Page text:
We start off the week with a bit of a follow up to a story we covered last week about possible herd immunity in Sweden. When there's no vaccine for a disease like coronavirus, herd immunity can occur when enough people have gotten it, recovered from it and are then immune to it. A Swedish disease expert said there are signs of herd immunity appearing around the capital Stockholm. But one of the challenges of the new coronavirus is that it's still mysterious.
There's a lot that researchers don't know about it. And the World Health Organization, which is part of the United Nations, says just because people have recovered from COVID-19 does not mean they're immune to it. Some governments around the world are considering giving out "immunity passports" to people who've recovered from coronavirus. This would let them continue with normal life without as many restrictions as other people might have. But the World Health Organization says that's not a good idea because it doesn't have proof that surviving COVID-19 means people are safe from getting it again.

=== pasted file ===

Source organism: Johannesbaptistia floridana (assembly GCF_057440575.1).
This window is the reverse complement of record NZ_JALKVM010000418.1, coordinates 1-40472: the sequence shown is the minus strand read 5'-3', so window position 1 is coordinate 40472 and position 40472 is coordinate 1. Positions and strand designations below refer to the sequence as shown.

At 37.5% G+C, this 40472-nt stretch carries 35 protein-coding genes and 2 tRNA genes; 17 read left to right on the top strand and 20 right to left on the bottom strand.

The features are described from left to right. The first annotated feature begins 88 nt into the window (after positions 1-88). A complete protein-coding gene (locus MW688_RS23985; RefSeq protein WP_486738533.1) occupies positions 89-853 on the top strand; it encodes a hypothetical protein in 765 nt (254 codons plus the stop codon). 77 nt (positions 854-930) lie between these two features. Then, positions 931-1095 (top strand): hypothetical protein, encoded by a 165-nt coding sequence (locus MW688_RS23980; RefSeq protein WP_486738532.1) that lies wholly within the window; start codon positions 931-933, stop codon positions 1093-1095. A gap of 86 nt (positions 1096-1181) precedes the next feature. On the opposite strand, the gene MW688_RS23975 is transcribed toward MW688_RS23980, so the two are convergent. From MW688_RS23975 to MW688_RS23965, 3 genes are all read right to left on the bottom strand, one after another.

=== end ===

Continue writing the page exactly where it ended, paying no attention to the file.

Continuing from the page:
Is it possible that they are? Yes. But researchers don't know if the antibodies people may have give complete or just partial protection from coronavirus. And they don't know how long those antibodies will stick around in someone's system. These are the reasons why many health officials are telling people to continue keeping their distance from others even if they've had coronavirus and made a full recovery.